Sources: The Library of Congress Country Studies; CIA World Factbook
Overall grain production increased throughout the 1970s, peaking in the late 1970s and again in the early 1980s and decreasing somewhat by 1985. Wheat is Iran's main grain crop; its production increased in the early 1980s from that in the 1970s, along with that of barley.
Wheat is a staple for most of the population. Bread is the most important single item in the Iranian diet, except in certain parts of the Caspian lowlands where rice is more commonly grown. Wheat and barley are planted on dry-farmed and irrigated lands and on mountain slopes and plains. Wheat is used almost exclusively for human consumption, and barley is used mainly as animal feed.
Rice is the only crop grown exclusively under irrigation. The long- grain rice of Iran grows primarily in the wet Caspian lowlands in the northern provinces of Gilan and Mazandaran, where heavy rainfall facilitates paddy cultivation. Population growth and the rising standard of living stimulated production of the high-quality rice that could be used for export. Although the Ministry of Agriculture and Rural Development sought to develop rice as an export crop as early as 1977, by the end of that year 326,000 tons of rice had to be imported to meet domestic needs. In 1985 rice imports increased 3 percent over the previous year's 710,000 tons.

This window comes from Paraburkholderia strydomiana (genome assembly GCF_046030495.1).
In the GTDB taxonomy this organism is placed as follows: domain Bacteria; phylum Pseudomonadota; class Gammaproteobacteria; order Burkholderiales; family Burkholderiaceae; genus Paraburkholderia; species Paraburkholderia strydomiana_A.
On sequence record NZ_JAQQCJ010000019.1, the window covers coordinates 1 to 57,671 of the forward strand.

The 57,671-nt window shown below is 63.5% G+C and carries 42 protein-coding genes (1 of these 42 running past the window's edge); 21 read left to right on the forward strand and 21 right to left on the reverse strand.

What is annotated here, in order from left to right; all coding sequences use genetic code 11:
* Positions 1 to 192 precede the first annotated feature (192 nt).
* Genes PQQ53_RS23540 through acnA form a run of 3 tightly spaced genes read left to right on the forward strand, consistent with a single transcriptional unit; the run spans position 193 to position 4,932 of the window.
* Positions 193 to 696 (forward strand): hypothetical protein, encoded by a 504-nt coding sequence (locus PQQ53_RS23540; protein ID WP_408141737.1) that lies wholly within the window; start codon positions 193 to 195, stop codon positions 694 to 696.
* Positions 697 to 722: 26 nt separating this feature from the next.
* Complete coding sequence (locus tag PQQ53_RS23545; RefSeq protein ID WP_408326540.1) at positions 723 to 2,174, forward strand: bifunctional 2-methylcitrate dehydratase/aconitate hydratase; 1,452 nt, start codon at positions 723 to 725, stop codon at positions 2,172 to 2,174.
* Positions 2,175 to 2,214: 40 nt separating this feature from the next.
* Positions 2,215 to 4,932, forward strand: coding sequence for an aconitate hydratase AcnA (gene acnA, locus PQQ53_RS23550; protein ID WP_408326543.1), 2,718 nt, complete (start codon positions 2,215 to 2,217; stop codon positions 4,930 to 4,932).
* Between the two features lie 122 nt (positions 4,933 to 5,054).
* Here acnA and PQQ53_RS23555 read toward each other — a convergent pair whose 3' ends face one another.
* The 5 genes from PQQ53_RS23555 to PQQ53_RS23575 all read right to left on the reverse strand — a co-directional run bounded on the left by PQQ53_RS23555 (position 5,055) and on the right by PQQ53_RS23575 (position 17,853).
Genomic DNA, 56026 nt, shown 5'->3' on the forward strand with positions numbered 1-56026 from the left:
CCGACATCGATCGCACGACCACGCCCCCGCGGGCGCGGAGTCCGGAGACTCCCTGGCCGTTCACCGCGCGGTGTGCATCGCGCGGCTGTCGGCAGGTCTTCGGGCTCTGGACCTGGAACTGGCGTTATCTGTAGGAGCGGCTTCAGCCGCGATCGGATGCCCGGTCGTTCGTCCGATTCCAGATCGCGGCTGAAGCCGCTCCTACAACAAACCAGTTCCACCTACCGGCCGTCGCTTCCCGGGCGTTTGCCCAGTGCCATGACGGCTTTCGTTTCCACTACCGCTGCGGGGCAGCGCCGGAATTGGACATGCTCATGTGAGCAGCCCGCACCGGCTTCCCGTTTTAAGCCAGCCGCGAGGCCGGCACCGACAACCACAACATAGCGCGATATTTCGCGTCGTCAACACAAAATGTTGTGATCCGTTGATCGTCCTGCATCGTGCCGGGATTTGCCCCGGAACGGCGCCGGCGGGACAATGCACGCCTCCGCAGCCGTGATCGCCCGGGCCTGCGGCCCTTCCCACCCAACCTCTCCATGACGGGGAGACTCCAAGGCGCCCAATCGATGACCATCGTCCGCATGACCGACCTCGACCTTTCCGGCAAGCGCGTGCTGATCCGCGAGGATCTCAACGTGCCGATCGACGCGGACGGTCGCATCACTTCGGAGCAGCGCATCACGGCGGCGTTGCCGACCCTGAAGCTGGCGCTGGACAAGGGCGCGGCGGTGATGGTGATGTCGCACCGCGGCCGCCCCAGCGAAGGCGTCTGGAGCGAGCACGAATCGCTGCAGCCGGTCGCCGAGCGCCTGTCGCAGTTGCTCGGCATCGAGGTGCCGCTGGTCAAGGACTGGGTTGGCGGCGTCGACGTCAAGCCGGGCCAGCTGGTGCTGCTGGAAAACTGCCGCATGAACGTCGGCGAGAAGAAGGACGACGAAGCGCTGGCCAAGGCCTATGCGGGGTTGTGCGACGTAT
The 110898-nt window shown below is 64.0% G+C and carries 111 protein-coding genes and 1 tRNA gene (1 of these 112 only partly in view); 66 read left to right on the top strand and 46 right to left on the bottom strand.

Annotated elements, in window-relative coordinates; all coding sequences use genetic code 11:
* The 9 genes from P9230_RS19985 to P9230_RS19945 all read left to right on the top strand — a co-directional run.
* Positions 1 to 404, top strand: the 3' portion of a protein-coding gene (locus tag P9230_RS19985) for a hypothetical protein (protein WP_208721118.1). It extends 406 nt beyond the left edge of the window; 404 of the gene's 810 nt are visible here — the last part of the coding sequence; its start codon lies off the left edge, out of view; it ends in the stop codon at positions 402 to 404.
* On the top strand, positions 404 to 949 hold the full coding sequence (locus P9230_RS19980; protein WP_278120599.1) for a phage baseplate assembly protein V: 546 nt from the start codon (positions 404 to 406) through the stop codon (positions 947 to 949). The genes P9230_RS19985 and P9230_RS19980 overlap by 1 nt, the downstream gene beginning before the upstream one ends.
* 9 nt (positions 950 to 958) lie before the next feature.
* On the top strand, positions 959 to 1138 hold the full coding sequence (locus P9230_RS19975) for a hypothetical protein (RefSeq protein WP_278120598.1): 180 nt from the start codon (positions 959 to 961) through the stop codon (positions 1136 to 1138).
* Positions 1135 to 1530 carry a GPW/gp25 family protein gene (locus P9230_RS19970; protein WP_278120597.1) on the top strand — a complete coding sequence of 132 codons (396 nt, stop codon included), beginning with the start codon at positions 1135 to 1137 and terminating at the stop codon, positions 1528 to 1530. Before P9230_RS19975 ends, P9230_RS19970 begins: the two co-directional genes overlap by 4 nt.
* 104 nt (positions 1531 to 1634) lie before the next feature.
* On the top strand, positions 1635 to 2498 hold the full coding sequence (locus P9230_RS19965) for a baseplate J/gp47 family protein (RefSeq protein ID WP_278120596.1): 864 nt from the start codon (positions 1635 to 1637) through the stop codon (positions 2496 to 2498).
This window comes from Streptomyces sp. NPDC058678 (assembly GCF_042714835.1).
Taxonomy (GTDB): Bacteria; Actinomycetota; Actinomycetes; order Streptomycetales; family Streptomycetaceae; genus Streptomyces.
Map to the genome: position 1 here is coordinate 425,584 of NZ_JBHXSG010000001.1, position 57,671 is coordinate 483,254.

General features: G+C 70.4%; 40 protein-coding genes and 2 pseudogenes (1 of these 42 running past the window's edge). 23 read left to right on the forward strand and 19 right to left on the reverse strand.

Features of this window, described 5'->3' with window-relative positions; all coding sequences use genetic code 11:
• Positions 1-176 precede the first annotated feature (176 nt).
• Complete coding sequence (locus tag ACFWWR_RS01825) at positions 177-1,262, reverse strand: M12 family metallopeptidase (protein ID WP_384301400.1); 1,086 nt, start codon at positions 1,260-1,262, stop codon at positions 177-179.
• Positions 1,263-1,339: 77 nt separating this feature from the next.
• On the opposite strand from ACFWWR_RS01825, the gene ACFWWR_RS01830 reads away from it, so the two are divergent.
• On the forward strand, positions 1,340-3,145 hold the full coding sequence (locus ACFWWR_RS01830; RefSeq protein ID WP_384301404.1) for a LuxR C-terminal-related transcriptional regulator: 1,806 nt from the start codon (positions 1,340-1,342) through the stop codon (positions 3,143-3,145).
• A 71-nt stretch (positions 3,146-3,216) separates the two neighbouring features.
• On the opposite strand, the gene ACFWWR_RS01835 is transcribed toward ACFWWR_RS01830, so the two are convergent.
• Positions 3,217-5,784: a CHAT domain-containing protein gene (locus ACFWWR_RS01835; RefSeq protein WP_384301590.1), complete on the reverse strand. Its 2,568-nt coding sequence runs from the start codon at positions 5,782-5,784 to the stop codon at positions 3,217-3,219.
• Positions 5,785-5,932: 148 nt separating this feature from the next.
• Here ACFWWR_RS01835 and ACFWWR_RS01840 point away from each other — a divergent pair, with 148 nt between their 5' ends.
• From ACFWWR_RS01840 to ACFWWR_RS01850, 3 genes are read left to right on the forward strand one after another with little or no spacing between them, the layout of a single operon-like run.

Other grain imports fell in 1985 by 43 percent compared with 1984 levels. Wheat, flour, and feed grain imports declined as output increased.
Data as of December 1987
NOTE: The information regarding Iran on this page is re-published from The Library of Congress Country Studies and the CIA World Factbook. No claims are made regarding the accuracy of Iran Grains information contained here. All suggestions for corrections of any errors about Iran Grains should be addressed to the Library of Congress and the CIA.